‘There are 22.8 million children out of schools in Pakistan’. We have been repeatedly hearing this statement on the dismal Pakistani education statistics for the better half of the last decade. With the addition of the unprecedented and difficult situation created by COVID-19, it is speculated that another 1 million children are at risk of dropping out-of-schools by the end of the pandemic.
While the situation is alarming for Pakistani children as a whole, it creates an even bigger risk for girls whose access to education was many times less than that of boys even before the pandemic.
Pakistan is currently going through the third wave of COVID-19 and simultaneously schools in most parts of the country have seen a third phase of closures in the past one year. While there’s no denying that school closures were imperative to curtail the spread of the deadly contagion, one must also take a moment to reflect on the deep, adverse impact that they’ve had on students’ access to education and learning at all educational levels.
Needless to say, children hailing from unprivileged backgrounds have remained most affected during this period of uncertainty. For many girls, even in urban Pakistan, the challenge has been far greater as social and cultural barriers restrict their access to smart devices and the internet.
These challenges are very tangible and are posing a very real threat in terms of rolling back an entire decade’s worth of gains made vis-à-vis access to education in Pakistan.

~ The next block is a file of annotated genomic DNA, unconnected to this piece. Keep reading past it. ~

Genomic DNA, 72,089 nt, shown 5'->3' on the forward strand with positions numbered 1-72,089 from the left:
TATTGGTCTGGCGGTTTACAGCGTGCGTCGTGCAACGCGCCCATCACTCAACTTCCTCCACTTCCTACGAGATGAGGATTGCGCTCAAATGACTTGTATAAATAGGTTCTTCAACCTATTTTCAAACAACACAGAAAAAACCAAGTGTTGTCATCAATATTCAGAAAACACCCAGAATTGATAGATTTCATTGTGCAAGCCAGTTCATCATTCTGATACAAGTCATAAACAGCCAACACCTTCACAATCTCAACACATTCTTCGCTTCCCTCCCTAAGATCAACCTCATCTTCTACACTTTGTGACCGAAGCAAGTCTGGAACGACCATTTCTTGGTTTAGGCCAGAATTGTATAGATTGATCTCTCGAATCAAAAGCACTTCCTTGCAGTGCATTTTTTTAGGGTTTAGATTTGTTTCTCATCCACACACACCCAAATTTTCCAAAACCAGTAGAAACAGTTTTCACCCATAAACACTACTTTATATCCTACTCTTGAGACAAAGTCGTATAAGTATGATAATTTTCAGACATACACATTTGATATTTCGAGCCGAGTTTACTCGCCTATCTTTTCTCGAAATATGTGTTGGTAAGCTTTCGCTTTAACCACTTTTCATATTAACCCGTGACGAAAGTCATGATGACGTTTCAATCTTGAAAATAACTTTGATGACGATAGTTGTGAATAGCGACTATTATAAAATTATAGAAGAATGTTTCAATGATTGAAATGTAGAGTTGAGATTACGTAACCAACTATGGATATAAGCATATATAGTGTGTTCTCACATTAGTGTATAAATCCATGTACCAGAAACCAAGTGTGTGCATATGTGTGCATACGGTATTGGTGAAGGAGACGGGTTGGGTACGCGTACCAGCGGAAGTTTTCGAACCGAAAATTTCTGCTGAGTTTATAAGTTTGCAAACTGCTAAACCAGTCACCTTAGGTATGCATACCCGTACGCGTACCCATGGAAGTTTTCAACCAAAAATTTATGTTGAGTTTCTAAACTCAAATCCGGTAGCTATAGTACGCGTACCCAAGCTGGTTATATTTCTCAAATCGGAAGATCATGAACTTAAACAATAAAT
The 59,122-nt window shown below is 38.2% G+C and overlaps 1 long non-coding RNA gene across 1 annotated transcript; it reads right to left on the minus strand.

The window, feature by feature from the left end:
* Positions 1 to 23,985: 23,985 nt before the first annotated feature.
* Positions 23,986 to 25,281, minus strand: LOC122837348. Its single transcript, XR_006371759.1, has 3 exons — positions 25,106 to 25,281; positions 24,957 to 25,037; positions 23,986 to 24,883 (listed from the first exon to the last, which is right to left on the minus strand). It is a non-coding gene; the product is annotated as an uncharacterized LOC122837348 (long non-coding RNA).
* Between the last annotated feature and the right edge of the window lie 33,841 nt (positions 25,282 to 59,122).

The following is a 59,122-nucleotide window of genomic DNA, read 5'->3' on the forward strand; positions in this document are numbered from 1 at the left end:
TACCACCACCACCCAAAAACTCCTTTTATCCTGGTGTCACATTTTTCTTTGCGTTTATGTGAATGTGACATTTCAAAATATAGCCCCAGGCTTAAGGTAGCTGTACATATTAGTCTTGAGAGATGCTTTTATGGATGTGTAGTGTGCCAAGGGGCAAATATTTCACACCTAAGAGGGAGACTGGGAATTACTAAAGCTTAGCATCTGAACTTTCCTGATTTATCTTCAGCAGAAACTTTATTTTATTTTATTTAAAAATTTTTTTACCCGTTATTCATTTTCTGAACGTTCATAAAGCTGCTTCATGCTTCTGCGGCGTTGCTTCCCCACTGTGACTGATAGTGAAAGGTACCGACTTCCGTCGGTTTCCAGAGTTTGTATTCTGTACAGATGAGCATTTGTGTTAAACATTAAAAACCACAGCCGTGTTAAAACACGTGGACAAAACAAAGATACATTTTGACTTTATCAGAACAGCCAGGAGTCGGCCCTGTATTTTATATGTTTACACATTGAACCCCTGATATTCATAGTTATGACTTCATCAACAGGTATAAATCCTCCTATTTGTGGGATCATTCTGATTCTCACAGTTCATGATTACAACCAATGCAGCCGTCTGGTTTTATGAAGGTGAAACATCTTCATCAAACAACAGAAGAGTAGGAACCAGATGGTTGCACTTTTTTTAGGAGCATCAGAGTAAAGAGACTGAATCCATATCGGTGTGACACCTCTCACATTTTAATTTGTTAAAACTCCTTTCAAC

And so, the question here is that should the COVID-19 pandemic only be treated as a health emergency and the collateral damage it has caused to sectors such as education not be accounted for? The answer is an obvious, “No.”
While the health sector will and should be the biggest recipient of government support – both financial and otherwise – until the emergency subsides, the response effort must, under no circumstances put our children’s constitutional right to free and quality education on the back burner.
More than ever before, Pakistan’s feeble education system needs a new lease of life that would allow it to mitigate colossal learning losses incurred during the pandemic and protect past gains on one hand and on the other pilot and mainstream hybrid learning solutions that would make it disaster resilient going forward.
For any of this to materialize, education in Pakistan needs enhanced investment. One would consider this reminder especially important in light of a recent white paper, “Public Investment in Education: COVID-19 & Other Past Emergencies” which sufficiently establishes that Pakistan’s education development expenditure is routinely shown the axe both during emergency and non-emergency years.
The federal and provincial governments must not deprioritize the already underfunded education sector and for once pay heed to the fact that education truly is our country’s best bet against any and every future shock.